Once the variables have been set, all you now need to do to deploy the function into AWS Lambda is run 'cdk deploy'. Make sure you are in the right folder and then run the command.

$ cd deploymnets/cdk
$ cdk deploy

Note! If when you run 'cdk deploy' you get errors, like this one, you may need to do an npm update and then re-run
npx: installed 8 in 2.443s Cannot find module 'typescript'
Require stack:

  • /Users/ricsue/.npm/_npx/61409/lib/node_modules/ts-node/dist/index.js
  • /Users/ricsue/.npm/_npx/61409/lib/node_modules/ts-node/dist/bin.js Subprocess exited with error 1

You should see the following screen if all is ok, so press Y to kick off the deployment

start of install

If all is successful, you should see output like the following:

success install

If you get an error, then check the next section before trying again.

Bootstrap error

When you run the cdk deploy command, you may get the following error:


To resolve this, from the command line enter

$ cdk bootstrap aws://{yourawsaccount}/{aws-region}

And you should get the following output. Once completed, re-run the cdk deploy command.


Post deployment

Once the deployment has been successful we can have a look at what has been deployed.

If we check out AWS Secrets Manager, we can see that the configuration files that we needed to ensure were kept safe are now being managed by AWS Secrets Manager - one less thing for us to worry about how we manage and keep secure.

secrets manager

We can see the AWS Lambda application list and we will see our application, SsoSyncStack


From here we can check how the function is running by checking out the monitoring tab and then diving down into the AWS CloudWatch logs.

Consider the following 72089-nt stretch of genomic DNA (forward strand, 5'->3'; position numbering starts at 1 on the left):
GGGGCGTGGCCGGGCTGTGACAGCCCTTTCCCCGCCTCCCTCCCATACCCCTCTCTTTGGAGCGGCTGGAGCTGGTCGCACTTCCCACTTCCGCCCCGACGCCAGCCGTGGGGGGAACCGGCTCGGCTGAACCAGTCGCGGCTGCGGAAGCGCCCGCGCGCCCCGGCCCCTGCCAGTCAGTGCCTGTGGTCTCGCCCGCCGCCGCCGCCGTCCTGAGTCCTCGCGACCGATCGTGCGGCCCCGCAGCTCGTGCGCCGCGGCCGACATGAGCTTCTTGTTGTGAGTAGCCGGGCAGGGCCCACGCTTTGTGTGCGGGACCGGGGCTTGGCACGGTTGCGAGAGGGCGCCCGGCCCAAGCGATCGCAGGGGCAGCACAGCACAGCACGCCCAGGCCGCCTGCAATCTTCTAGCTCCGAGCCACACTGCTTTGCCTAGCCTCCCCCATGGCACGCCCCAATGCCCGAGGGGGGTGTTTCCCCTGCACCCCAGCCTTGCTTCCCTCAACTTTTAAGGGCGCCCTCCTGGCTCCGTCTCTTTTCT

So, this all looks great, now let us test it out.

Testing and checking the logs

When this is deployed, the default schedule is set to 1 hour. You can change that if you want by going into the AWS CloudWatch events and editing the schedule.

When the function is triggered, it will output to a CloudWatch log group as you can see from this screenshot.


When you open the logs you should see output that looks like the following:


And you should be able to see the completion of the ssosync process (and also captures the Lambda metrics from a billing perspective as well)


Now I am going to add a new user to G-Suite. I add Jay Dee Salinger

add user

and in a few minutes we see the following:

new user added

And finally, when we look in AWS SSO, we can now see the new user and then go on to assign them AWS resources.



The ssosync project has provided some additional options on how to run and keep your G-Suite and AWS SSO user and groups in sync.

Using AWS Lambda, AWS CloudWatch events and AWS Secrets Manager allows you to automate this task and ensure that you keep the configuration files safely managed.

Check out the ssosync project, the GitHub repository can be found at https://github.com/awslabs/ssosync

Posted on Jun 3 by:

094459 profile

Ricardo Sueiras


Technologist and Maker specialising in Cloud, Open Source and Innovation & Emerging Technologies.